The young Tiger had already left the launch pad. In the years to follow, there were three consecutive US Amateur titles, followed by all four professional major titles, culminating in last week's massive victory at The Open. But already, the pattern had been set.
The Australian sports psychologist Dr Noel Blundell, who worked with Sandy Lyle in the years after his Masters victory, and now consults with the Australian pro Robert Allenby, has watched Woods closely sincethe start of his career and can describe that pattern.
"He's an outstanding competitor, he concentrates very well under pressure, he produces very well under pressure," Blundell says. "That produces a veneer that has an impact on his opponents."
Those opponents, who know that most players will crack given the pressure, come to believe that Woods will not, and that the only way to win is to produce something out of the ordinary - out of their ordinary. "That will take them out of their game, because they feel they have to do something special," Blundell says. And that is what Tiger Woods does. Just ask David Duval.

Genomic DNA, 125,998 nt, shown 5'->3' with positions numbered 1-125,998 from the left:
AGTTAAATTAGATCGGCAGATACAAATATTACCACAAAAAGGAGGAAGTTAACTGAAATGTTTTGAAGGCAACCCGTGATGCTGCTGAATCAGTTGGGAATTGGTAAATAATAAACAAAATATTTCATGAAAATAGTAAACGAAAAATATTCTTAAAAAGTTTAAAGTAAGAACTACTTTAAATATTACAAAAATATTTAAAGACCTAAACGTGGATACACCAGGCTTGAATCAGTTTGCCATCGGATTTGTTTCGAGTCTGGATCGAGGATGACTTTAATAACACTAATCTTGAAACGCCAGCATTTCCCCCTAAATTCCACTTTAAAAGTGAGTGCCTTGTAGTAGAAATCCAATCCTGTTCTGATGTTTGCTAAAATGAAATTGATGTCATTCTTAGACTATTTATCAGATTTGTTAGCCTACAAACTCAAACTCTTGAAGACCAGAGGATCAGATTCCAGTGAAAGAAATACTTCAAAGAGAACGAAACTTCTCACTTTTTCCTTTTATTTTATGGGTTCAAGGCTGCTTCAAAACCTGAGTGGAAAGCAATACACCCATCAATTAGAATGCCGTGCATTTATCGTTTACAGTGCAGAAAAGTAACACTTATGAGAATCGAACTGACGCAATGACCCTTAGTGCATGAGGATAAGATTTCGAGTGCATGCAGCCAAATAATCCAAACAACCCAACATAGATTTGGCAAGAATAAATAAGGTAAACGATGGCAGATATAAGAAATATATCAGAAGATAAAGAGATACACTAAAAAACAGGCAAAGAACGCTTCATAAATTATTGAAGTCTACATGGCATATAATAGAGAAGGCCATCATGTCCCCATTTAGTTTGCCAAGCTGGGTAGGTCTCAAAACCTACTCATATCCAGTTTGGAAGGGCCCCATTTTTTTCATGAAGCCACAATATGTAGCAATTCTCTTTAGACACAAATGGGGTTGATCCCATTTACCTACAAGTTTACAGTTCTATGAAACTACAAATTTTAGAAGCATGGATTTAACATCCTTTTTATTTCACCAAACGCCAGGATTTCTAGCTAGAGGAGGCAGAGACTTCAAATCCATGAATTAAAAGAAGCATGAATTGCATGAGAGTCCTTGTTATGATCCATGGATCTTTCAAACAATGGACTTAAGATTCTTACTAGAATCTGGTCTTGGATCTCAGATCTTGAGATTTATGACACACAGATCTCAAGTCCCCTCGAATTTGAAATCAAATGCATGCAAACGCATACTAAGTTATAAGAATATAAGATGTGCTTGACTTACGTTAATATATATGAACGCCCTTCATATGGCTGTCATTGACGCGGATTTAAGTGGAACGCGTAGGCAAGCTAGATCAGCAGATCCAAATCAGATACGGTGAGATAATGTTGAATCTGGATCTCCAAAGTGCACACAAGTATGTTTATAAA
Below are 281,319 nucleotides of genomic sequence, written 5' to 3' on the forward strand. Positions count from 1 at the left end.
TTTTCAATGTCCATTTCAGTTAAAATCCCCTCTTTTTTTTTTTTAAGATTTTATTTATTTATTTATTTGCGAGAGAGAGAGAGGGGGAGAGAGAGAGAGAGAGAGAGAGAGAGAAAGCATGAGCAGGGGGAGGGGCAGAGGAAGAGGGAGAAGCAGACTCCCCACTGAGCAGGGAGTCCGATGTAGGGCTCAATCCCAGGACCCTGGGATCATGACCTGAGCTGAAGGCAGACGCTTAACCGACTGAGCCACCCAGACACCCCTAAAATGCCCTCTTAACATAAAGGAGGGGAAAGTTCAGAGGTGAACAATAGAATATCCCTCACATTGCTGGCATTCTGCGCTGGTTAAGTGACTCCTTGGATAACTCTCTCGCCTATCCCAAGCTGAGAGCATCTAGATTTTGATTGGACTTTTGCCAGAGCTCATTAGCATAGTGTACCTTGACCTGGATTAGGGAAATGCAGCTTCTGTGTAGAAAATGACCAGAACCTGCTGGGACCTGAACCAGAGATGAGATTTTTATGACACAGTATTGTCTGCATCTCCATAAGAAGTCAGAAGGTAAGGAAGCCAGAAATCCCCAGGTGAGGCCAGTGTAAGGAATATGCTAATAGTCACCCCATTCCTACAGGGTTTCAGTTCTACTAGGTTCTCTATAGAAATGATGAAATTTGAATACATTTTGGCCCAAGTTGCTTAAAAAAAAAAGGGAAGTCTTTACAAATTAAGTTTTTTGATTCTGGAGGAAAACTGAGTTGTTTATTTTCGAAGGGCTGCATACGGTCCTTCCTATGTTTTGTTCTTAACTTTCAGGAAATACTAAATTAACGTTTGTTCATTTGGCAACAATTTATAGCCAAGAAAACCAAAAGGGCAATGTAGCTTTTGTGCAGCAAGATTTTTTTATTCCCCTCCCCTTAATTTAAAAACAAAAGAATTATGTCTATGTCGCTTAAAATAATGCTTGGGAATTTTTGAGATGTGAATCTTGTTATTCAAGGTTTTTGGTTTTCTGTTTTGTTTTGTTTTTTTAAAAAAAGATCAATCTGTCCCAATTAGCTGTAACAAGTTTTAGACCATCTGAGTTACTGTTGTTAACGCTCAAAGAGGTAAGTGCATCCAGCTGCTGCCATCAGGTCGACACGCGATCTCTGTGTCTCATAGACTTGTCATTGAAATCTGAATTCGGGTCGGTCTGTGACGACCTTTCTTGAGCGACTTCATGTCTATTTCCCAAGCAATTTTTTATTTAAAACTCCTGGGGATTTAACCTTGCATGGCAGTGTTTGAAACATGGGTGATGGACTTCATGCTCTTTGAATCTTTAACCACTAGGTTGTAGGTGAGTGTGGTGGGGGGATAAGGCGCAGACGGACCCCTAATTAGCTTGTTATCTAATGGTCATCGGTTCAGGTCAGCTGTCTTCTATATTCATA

Before St Andrews or Waverley Country Club and all the victories in between, there was a 13-year-old boy, a prodigy but still just a kid, playing golf with his father Earl, a friend of his father from the services, and a friend of that friend.
That fourth member of the party was Dr Brunza, a psychologist, whose work with cadets at the US Naval Academy in Annapolis, Maryland, but more particularly withchildren, in paediatric and gynaecological oncology, had provided him with rare experience in dealing with and guiding young minds though critical situations. He showed them how to put their minds somewhere else, to endure what their bodies were going through.